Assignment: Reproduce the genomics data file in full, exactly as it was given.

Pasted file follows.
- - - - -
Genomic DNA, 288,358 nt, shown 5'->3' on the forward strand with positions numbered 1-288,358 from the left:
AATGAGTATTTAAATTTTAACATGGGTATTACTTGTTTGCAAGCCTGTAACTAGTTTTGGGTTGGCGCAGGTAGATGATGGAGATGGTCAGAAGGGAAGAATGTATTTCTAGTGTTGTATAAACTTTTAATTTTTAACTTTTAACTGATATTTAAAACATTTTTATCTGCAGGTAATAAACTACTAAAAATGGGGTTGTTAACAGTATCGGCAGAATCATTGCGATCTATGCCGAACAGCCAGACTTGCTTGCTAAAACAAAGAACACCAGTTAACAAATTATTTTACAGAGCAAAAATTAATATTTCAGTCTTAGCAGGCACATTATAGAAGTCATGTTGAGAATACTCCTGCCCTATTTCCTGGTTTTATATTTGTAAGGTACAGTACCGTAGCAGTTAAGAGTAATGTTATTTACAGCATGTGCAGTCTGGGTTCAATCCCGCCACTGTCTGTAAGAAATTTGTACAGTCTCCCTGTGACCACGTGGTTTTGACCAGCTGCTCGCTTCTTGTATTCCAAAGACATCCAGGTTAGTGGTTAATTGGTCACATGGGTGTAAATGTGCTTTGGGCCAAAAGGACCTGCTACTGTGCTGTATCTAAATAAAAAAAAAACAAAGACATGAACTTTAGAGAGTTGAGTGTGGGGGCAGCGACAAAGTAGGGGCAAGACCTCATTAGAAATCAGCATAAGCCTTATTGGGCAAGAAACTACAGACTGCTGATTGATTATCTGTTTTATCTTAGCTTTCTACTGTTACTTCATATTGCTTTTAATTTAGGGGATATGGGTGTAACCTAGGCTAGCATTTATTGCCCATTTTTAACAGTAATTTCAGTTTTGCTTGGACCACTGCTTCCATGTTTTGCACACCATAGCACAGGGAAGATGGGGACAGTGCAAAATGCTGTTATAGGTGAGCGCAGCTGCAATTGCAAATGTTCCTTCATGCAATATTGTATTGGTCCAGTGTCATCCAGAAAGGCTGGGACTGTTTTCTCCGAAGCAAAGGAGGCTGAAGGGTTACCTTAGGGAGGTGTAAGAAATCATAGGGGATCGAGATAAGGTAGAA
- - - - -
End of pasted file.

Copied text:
Genomic DNA, 288,358 nt, shown 5'->3' on the forward strand with positions numbered 1-288,358 from the left:
AATGAGTATTTAAATTTTAACATGGGTATTACTTGTTTGCAAGCCTGTAACTAGTTTTGGGTTGGCGCAGGTAGATGATGGAGATGGTCAGAAGGGAAGAATGTATTTCTAGTGTTGTATAAACTTTTAATTTTTAACTTTTAACTGATATTTAAAACATTTTTATCTGCAGGTAATAAACTACTAAAAATGGGGTTGTTAACAGTATCGGCAGAATCATTGCGATCTATGCCGAACAGCCAGACTTGCTTGCTAAAACAAAGAACACCAGTTAACAAATTATTTTACAGAGCAAAAATTAATATTTCAGTCTTAGCAGGCACATTATAGAAGTCATGTTGAGAATACTCCTGCCCTATTTCCTGGTTTTATATTTGTAAGGTACAGTACCGTAGCAGTTAAGAGTAATGTTATTTACAGCATGTGCAGTCTGGGTTCAATCCCGCCACTGTCTGTAAGAAATTTGTACAGTCTCCCTGTGACCACGTGGTTTTGACCAGCTGCTCGCTTCTTGTATTCCAAAGACATCCAGGTTAGTGGTTAATTGGTCACATGGGTGTAAATGTGCTTTGGGCCAAAAGGACCTGCTACTGTGCTGTATCTAAATAAAAAAAAAACAAAGACATGAACTTTAGAGAGTTGAGTGTGGGGGCAGCGACAAAGTAGGGGCAAGACCTCATTAGAAATCAGCATAAGCCTTATTGGGCAAGAAACTACAGACTGCTGATTGATTATCTGTTTTATCTTAGCTTTCTACTGTTACTTCATATTGCTTTTAATTTAGGGGATATGGGTGTAACCTAGGCTAGCATTTATTGCCCATTTTTAACAGTAATTTCAGTTTTGCTTGGACCACTGCTTCCATGTTTTGCACACCATAGCACAGGGAAGATGGGGACAGTGCAAAATGCTGTTATAGGTGAGCGCAGCTGCAATTGCAAATGTTCCTTCATGCAATATTGTATTGGTCCAGTGTCATCCAGAAAGGCTGGGACTGTTTTCTCCGAAGCAAAGGAGGCTGAAGGGTTACCTTAGGGAGGTGTAAGAAATCATAGGGGATCGAGATAAGGTAGAA